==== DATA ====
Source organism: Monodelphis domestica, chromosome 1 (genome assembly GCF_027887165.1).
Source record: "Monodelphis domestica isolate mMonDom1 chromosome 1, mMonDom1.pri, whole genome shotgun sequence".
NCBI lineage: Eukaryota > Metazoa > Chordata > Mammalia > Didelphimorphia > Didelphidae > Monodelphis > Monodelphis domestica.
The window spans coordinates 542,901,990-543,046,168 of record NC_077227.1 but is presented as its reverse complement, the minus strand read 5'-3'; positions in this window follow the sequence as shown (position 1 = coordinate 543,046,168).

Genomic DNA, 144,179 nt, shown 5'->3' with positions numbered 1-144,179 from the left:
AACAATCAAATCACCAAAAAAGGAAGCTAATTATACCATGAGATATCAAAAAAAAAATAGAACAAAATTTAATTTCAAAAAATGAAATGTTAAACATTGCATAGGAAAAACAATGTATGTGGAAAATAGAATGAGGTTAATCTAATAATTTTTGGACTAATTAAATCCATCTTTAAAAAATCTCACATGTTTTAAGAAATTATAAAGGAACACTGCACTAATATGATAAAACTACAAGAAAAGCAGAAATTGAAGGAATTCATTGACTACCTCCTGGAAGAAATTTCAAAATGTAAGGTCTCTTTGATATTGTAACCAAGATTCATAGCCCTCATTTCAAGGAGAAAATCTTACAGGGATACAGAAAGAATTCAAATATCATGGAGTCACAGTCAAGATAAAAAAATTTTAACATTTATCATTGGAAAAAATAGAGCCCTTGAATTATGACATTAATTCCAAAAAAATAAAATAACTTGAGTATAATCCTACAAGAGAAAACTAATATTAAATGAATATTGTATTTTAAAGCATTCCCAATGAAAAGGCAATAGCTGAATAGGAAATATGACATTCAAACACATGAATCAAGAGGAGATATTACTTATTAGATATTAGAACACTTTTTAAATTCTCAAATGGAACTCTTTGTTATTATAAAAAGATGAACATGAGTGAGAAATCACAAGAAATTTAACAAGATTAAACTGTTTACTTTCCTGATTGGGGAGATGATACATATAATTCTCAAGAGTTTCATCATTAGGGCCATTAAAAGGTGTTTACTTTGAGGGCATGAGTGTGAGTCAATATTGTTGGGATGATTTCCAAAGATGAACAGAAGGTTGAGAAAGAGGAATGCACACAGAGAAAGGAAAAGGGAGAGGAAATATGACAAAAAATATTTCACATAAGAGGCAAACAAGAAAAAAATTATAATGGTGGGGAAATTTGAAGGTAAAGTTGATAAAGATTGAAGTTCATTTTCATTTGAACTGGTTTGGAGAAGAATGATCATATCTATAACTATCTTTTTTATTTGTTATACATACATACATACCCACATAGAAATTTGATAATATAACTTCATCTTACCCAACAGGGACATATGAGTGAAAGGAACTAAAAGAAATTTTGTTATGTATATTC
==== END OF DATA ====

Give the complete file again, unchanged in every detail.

Source organism: Monodelphis domestica, chromosome 1 (genome assembly GCF_027887165.1).
Source record: "Monodelphis domestica isolate mMonDom1 chromosome 1, mMonDom1.pri, whole genome shotgun sequence".
NCBI lineage: Eukaryota > Metazoa > Chordata > Mammalia > Didelphimorphia > Didelphidae > Monodelphis > Monodelphis domestica.
The window spans coordinates 542,901,990-543,046,168 of record NC_077227.1 but is presented as its reverse complement, the minus strand read 5'-3'; positions in this window follow the sequence as shown (position 1 = coordinate 543,046,168).

Genomic DNA, 144,179 nt, shown 5'->3' with positions numbered 1-144,179 from the left:
AACAATCAAATCACCAAAAAAGGAAGCTAATTATACCATGAGATATCAAAAAAAAAATAGAACAAAATTTAATTTCAAAAAATGAAATGTTAAACATTGCATAGGAAAAACAATGTATGTGGAAAATAGAATGAGGTTAATCTAATAATTTTTGGACTAATTAAATCCATCTTTAAAAAATCTCACATGTTTTAAGAAATTATAAAGGAACACTGCACTAATATGATAAAACTACAAGAAAAGCAGAAATTGAAGGAATTCATTGACTACCTCCTGGAAGAAATTTCAAAATGTAAGGTCTCTTTGATATTGTAACCAAGATTCATAGCCCTCATTTCAAGGAGAAAATCTTACAGGGATACAGAAAGAATTCAAATATCATGGAGTCACAGTCAAGATAAAAAAATTTTAACATTTATCATTGGAAAAAATAGAGCCCTTGAATTATGACATTAATTCCAAAAAAATAAAATAACTTGAGTATAATCCTACAAGAGAAAACTAATATTAAATGAATATTGTATTTTAAAGCATTCCCAATGAAAAGGCAATAGCTGAATAGGAAATATGACATTCAAACACATGAATCAAGAGGAGATATTACTTATTAGATATTAGAACACTTTTTAAATTCTCAAATGGAACTCTTTGTTATTATAAAAAGATGAACATGAGTGAGAAATCACAAGAAATTTAACAAGATTAAACTGTTTACTTTCCTGATTGGGGAGATGATACATATAATTCTCAAGAGTTTCATCATTAGGGCCATTAAAAGGTGTTTACTTTGAGGGCATGAGTGTGAGTCAATATTGTTGGGATGATTTCCAAAGATGAACAGAAGGTTGAGAAAGAGGAATGCACACAGAGAAAGGAAAAGGGAGAGGAAATATGACAAAAAATATTTCACATAAGAGGCAAACAAGAAAAAAATTATAATGGTGGGGAAATTTGAAGGTAAAGTTGATAAAGATTGAAGTTCATTTTCATTTGAACTGGTTTGGAGAAGAATGATCATATCTATAACTATCTTTTTTATTTGTTATACATACATACATACCCACATAGAAATTTGATAATATAACTTCATCTTACCCAACAGGGACATATGAGTGAAAGGAACTAAAAGAAATTTTGTTATGTATATTC